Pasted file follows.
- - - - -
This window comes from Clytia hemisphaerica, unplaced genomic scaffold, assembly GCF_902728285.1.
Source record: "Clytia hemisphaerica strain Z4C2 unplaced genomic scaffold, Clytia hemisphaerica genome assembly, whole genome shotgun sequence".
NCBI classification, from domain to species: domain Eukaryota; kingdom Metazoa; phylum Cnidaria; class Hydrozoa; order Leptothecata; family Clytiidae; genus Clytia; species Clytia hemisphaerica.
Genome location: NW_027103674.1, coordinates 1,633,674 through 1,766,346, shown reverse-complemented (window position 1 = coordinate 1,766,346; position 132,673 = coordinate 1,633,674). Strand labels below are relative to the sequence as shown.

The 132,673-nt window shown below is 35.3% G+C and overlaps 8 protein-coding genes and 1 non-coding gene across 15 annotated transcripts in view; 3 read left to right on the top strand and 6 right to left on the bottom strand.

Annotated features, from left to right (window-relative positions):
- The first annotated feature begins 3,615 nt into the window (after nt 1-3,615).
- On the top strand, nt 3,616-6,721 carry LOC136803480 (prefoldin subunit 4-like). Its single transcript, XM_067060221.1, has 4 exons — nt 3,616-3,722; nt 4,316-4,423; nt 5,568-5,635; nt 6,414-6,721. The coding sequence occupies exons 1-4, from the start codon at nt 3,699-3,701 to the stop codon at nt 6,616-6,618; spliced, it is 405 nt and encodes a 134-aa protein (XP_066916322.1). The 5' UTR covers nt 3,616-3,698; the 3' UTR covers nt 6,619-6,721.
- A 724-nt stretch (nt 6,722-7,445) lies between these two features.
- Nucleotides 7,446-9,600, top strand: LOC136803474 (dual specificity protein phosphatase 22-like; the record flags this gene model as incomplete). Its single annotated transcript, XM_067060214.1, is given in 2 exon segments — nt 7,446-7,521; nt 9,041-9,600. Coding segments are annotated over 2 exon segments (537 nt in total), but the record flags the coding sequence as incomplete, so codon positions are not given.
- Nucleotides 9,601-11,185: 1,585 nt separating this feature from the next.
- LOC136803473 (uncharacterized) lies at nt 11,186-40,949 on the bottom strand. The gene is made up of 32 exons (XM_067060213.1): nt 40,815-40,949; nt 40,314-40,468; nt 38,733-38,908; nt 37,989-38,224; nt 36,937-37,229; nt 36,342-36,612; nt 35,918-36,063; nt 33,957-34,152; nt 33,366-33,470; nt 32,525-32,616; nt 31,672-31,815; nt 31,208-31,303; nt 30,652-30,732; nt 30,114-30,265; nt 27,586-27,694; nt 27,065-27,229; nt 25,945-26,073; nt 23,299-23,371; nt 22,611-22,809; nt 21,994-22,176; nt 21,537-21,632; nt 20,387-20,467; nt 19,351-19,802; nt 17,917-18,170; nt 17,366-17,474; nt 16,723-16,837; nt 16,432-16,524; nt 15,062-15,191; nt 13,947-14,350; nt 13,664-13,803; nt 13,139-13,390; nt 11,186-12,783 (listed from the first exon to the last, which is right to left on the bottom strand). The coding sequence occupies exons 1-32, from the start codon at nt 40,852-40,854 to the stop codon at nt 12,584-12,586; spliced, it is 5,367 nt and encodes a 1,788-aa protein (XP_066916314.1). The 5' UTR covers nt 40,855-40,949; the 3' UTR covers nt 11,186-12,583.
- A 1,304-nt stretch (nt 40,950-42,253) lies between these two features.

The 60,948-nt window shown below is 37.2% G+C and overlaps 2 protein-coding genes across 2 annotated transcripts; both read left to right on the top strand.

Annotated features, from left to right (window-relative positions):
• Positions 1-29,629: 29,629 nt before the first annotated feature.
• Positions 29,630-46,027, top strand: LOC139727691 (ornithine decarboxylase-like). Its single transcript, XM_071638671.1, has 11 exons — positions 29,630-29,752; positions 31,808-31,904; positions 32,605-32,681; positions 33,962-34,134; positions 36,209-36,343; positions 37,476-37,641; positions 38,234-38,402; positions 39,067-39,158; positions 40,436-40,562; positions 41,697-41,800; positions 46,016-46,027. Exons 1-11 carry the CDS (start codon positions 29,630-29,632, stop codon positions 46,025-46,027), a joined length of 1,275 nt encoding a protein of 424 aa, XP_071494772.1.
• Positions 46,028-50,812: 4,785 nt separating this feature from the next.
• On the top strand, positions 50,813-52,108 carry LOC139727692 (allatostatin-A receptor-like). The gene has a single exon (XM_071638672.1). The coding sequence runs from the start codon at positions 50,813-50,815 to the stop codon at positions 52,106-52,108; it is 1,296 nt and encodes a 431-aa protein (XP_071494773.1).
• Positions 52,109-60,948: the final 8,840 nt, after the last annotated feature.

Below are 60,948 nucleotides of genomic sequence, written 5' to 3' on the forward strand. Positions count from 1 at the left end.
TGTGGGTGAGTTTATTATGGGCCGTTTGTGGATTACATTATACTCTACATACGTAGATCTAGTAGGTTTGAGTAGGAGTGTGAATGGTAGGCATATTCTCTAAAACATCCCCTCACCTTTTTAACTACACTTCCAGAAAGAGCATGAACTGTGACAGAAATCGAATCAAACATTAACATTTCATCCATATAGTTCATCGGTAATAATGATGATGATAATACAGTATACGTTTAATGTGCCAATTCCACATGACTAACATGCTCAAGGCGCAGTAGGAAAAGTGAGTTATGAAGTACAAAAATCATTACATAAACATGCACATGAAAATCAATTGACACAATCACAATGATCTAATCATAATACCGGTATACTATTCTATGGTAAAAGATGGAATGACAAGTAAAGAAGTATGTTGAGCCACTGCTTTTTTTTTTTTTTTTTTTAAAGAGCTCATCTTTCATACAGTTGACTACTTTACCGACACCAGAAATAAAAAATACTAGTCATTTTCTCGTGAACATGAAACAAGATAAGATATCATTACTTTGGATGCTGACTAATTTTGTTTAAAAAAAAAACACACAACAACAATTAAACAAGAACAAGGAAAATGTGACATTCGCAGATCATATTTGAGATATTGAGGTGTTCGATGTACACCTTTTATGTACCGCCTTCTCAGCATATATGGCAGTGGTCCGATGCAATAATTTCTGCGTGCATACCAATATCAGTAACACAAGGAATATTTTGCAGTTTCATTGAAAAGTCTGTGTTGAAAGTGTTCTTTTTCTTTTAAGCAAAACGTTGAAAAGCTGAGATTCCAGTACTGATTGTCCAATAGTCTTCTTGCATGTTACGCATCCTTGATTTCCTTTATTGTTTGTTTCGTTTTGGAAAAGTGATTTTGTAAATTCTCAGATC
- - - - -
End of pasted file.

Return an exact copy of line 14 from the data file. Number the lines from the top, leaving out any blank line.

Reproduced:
The 60,948-nt window shown below is 37.2% G+C and overlaps 2 protein-coding genes across 2 annotated transcripts; both read left to right on the top strand.